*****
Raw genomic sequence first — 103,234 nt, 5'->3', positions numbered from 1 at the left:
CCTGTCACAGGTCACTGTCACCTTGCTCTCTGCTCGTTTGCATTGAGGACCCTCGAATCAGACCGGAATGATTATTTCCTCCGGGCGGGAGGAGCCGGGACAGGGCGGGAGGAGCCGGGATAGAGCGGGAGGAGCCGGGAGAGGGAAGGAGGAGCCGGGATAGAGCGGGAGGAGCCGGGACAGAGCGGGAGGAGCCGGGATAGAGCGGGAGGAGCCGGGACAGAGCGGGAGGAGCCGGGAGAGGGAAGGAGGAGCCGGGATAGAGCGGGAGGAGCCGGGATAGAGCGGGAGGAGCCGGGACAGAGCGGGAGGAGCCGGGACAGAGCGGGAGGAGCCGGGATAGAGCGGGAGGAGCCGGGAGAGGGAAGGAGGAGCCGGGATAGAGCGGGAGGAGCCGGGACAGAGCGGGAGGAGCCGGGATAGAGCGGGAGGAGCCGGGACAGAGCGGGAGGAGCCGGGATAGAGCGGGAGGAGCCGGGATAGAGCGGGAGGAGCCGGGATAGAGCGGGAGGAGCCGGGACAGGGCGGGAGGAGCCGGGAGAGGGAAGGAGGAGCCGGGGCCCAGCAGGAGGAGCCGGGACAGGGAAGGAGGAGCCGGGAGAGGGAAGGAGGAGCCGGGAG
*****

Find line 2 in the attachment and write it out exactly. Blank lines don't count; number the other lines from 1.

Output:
CCTGTCACAGGTCACTGTCACCTTGCTCTCTGCTCGTTTGCATTGAGGACCCTCGAATCAGACCGGAATGATTATTTCCTCCGGGCGGGAGGAGCCGGGACAGGGCGGGAGGAGCCGGGATAGAGCGGGAGGAGCCGGGAGAGGGAAGGAGGAGCCGGGATAGAGCGGGAGGAGCCGGGACAGAGCGGGAGGAGCCGGGATAGAGCGGGAGGAGCCGGGACAGAGCGGGAGGAGCCGGGAGAGGGAAGGAGGAGCCGGGATAGAGCGGGAGGAGCCGGGATAGAGCGGGAGGAGCCGGGACAGAGCGGGAGGAGCCGGGACAGAGCGGGAGGAGCCGGGATAGAGCGGGAGGAGCCGGGAGAGGGAAGGAGGAGCCGGGATAGAGCGGGAGGAGCCGGGACAGAGCGGGAGGAGCCGGGATAGAGCGGGAGGAGCCGGGACAGAGCGGGAGGAGCCGGGATAGAGCGGGAGGAGCCGGGATAGAGCGGGAGGAGCCGGGATAGAGCGGGAGGAGCCGGGACAGGGCGGGAGGAGCCGGGAGAGGGAAGGAGGAGCCGGGGCCCAGCAGGAGGAGCCGGGACAGGGAAGGAGGAGCCGGGAGAGGGAAGGAGGAGCCGGGAG